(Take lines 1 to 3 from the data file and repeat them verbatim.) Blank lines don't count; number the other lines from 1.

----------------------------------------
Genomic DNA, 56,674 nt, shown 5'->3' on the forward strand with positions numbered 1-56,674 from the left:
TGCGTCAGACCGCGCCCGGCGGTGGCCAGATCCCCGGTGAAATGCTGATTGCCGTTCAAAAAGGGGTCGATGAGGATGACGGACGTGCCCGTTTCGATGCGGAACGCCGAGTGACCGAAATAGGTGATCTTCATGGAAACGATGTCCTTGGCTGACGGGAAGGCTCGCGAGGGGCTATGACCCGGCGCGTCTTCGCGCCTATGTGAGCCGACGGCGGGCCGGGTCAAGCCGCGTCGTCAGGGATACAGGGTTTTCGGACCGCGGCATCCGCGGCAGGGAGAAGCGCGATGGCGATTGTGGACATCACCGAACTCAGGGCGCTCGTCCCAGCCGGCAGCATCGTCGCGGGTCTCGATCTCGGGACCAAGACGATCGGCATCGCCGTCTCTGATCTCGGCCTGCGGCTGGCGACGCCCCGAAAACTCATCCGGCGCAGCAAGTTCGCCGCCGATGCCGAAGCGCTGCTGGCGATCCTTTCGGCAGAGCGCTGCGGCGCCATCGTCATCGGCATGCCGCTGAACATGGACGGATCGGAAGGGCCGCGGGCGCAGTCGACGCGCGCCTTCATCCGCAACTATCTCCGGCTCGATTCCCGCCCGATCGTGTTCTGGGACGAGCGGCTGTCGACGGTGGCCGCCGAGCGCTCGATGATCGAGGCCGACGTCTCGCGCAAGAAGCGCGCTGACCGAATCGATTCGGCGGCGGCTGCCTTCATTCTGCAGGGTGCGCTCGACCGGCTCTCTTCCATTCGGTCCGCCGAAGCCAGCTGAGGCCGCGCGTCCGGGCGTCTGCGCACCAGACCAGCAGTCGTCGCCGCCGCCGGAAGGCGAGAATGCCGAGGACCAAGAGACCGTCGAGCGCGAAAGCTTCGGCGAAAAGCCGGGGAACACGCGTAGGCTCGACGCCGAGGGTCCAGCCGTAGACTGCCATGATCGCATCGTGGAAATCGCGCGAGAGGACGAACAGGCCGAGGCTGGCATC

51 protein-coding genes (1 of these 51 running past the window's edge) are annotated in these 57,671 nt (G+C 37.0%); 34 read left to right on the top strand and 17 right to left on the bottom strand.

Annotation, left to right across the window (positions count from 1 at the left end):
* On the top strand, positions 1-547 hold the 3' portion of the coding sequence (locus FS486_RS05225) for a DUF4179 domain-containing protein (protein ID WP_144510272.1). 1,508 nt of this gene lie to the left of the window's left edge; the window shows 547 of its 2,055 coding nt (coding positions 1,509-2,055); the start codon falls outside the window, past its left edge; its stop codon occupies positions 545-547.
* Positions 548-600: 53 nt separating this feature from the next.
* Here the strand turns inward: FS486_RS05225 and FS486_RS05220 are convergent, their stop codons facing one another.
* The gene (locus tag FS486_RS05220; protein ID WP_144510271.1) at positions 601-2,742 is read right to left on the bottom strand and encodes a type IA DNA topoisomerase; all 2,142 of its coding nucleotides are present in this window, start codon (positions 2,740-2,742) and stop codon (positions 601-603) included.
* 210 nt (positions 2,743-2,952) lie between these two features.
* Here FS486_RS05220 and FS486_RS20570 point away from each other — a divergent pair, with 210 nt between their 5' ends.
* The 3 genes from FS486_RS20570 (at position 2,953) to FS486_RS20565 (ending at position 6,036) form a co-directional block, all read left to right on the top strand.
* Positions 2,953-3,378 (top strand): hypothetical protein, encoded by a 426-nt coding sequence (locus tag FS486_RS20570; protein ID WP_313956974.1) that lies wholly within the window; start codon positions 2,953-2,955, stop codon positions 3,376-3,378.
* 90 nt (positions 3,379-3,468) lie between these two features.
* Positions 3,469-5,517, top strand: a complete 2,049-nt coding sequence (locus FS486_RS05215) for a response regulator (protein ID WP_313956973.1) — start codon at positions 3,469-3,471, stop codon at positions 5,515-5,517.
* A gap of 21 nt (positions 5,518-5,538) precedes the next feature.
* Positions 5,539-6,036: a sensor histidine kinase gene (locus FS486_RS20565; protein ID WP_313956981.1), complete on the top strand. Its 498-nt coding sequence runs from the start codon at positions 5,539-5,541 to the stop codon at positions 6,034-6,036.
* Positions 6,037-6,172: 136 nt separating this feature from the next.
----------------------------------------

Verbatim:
Genomic DNA, 56,674 nt, shown 5'->3' on the forward strand with positions numbered 1-56,674 from the left:
TGCGTCAGACCGCGCCCGGCGGTGGCCAGATCCCCGGTGAAATGCTGATTGCCGTTCAAAAAGGGGTCGATGAGGATGACGGACGTGCCCGTTTCGATGCGGAACGCCGAGTGACCGAAATAGGTGATCTTCATGGAAACGATGTCCTTGGCTGACGGGAAGGCTCGCGAGGGGCTATGACCCGGCGCGTCTTCGCGCCTATGTGAGCCGACGGCGGGCCGGGTCAAGCCGCGTCGTCAGGGATACAGGGTTTTCGGACCGCGGCATCCGCGGCAGGGAGAAGCGCGATGGCGATTGTGGACATCACCGAACTCAGGGCGCTCGTCCCAGCCGGCAGCATCGTCGCGGGTCTCGATCTCGGGACCAAGACGATCGGCATCGCCGTCTCTGATCTCGGCCTGCGGCTGGCGACGCCCCGAAAACTCATCCGGCGCAGCAAGTTCGCCGCCGATGCCGAAGCGCTGCTGGCGATCCTTTCGGCAGAGCGCTGCGGCGCCATCGTCATCGGCATGCCGCTGAACATGGACGGATCGGAAGGGCCGCGGGCGCAGTCGACGCGCGCCTTCATCCGCAACTATCTCCGGCTCGATTCCCGCCCGATCGTGTTCTGGGACGAGCGGCTGTCGACGGTGGCCGCCGAGCGCTCGATGATCGAGGCCGACGTCTCGCGCAAGAAGCGCGCTGACCGAATCGATTCGGCGGCGGCTGCCTTCATTCTGCAGGGTGCGCTCGACCGGCTCTCTTCCATTCGGTCCGCCGAAGCCAGCTGAGGCCGCGCGTCCGGGCGTCTGCGCACCAGACCAGCAGTCGTCGCCGCCGCCGGAAGGCGAGAATGCCGAGGACCAAGAGACCGTCGAGCGCGAAAGCTTCGGCGAAAAGCCGGGGAACACGCGTAGGCTCGACGCCGAGGGTCCAGCCGTAGACTGCCATGATCGCATCGTGGAAATCGCGCGAGAGGACGAACAGGCCGAGGCTGGCATC

51 protein-coding genes (1 of these 51 running past the window's edge) are annotated in these 57,671 nt (G+C 37.0%); 34 read left to right on the top strand and 17 right to left on the bottom strand.